I say no. I advise you not. I say by no means”. When Gradgrind refuses to listen to his friend and decides to give Sissy a home any way the reader is shocked as just a few chapters previously he thought so much of Bounderby’s opinion that he says this repetitively to Tom and Louisa after he finds them peaking in at the circus, “What would Mr Bounderby say”. We also see another difference between the two friends in the way that they speak to Sissy. Bounderby is so lacking in tact that when he talks to Sissy, “Let the girl understand fact. Let her take it from me, if you like, who have been run away from myself. Here, what’s your name! Your father has absconded – deserted you – and you mustn’t expect to see him again as long as you live”, that Sleary says his employees might, “pith you out o’ winder”!

    Gradgrind speaks in a more caring manor, and he doesn’t call Sissy, “what’s your name”! Gradgrind does still speak in a fact full way but he is much more tactful and considerate than Bounderby, “I, who came here to tell the father of the poor girl, Jupe, that she could not be received at the school any more, in consequence of there being practical objections, into which I need not enter, to the reception there of the children of persons so employed, am prepared in these altered circumstances to make a proposal”. This long sentence also shows that Gradgrind is trying to calm the situation down for Sissy before he makes his, “proposal”, this is also quite thoughtful. Throughout this episode the relationship that Gradgrind has with children has changed. The reader can no longer imagine him as thinking of Sissy as a vessel as in chapter one.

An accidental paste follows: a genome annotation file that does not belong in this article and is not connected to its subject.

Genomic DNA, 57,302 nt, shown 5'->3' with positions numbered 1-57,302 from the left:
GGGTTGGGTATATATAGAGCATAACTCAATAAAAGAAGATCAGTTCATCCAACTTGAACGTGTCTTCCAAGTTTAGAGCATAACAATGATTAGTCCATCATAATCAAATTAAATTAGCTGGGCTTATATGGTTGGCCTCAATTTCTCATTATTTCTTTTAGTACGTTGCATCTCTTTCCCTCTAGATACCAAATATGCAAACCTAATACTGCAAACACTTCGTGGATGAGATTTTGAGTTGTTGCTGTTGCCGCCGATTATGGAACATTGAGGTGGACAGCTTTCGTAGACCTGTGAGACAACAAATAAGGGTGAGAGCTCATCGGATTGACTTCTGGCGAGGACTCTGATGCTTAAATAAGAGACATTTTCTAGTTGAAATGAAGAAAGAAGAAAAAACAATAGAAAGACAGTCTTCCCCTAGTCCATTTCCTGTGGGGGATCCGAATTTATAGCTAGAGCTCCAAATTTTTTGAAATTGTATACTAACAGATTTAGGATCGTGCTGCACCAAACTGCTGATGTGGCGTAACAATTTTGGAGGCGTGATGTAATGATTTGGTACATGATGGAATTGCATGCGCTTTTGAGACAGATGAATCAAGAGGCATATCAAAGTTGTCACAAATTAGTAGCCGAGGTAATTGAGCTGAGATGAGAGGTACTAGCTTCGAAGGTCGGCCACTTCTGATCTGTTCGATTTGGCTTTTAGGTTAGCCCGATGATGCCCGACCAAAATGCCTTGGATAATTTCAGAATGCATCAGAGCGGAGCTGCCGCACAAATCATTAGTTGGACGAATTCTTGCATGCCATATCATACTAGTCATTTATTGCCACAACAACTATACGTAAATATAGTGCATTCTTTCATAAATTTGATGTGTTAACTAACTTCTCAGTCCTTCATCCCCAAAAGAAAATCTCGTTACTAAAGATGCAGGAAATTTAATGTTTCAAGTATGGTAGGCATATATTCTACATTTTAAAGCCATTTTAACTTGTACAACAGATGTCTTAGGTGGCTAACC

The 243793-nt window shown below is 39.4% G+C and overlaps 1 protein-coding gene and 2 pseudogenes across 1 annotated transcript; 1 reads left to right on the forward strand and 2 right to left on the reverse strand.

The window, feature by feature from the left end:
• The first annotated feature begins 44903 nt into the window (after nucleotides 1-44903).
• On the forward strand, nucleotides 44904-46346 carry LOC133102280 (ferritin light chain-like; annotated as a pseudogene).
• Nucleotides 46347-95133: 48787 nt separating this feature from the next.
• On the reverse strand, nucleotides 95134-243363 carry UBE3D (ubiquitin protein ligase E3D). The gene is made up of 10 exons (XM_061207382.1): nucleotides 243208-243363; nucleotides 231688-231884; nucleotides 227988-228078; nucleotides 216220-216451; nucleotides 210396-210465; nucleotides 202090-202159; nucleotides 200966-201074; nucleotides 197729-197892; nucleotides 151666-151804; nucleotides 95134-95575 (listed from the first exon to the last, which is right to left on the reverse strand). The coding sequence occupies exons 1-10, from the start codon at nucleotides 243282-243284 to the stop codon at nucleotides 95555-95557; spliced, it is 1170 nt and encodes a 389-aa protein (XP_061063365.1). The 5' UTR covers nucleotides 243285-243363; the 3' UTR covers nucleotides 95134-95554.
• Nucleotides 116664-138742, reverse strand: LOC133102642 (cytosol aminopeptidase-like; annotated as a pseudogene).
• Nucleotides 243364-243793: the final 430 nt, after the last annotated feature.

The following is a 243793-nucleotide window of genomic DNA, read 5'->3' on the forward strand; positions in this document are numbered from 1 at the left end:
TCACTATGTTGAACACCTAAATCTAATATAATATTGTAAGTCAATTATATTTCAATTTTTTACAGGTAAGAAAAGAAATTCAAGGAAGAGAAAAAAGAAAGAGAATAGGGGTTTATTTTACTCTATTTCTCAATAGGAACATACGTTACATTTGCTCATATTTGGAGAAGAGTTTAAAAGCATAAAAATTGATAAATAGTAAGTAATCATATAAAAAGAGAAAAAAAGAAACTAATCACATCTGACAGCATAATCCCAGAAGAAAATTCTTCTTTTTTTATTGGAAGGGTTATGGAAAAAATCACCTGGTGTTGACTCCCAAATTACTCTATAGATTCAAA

However, the reader also notices that Gradgrind hasn’t made a total reform, far from it, and that he still believes tenaciously in facts. The two episodes also show a change in the way Gradgrind views his status. In chapter one it would be inconceivable that he would spend any time talking to, lower, circus people, let alone be thing about taking in a lowly circus child! I think that through the differences between Gradgrind’s character in chapter one and in chapter six he is showing that through better communication and understanding the Victorian education system and industry could change for the better.

    In conclusion, I think that Dickens has used the characterisation of Gradgrind very cleverly. Even his name reflects his character. The, “Grad” or grade is because of his determination that his children should concentrate on factual matters alone, they are in danger of never fully developing into “normal” people, and the, “grind” and its concern with the different stages of our lives. His descriptions of Gradgrind all show links with the Victorian industry and education system in this skilful political novel.

    This essay was written by a fellow student. You may use it as a guide or sample for writing your own paper, but remember to cite it correctly. Don’t submit it as your own as it will be considered plagiarism.

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    Significance in the novel Essay. (2017, Nov 02). Retrieved from https://artscolumbia.org/significance-in-the-novel-25738/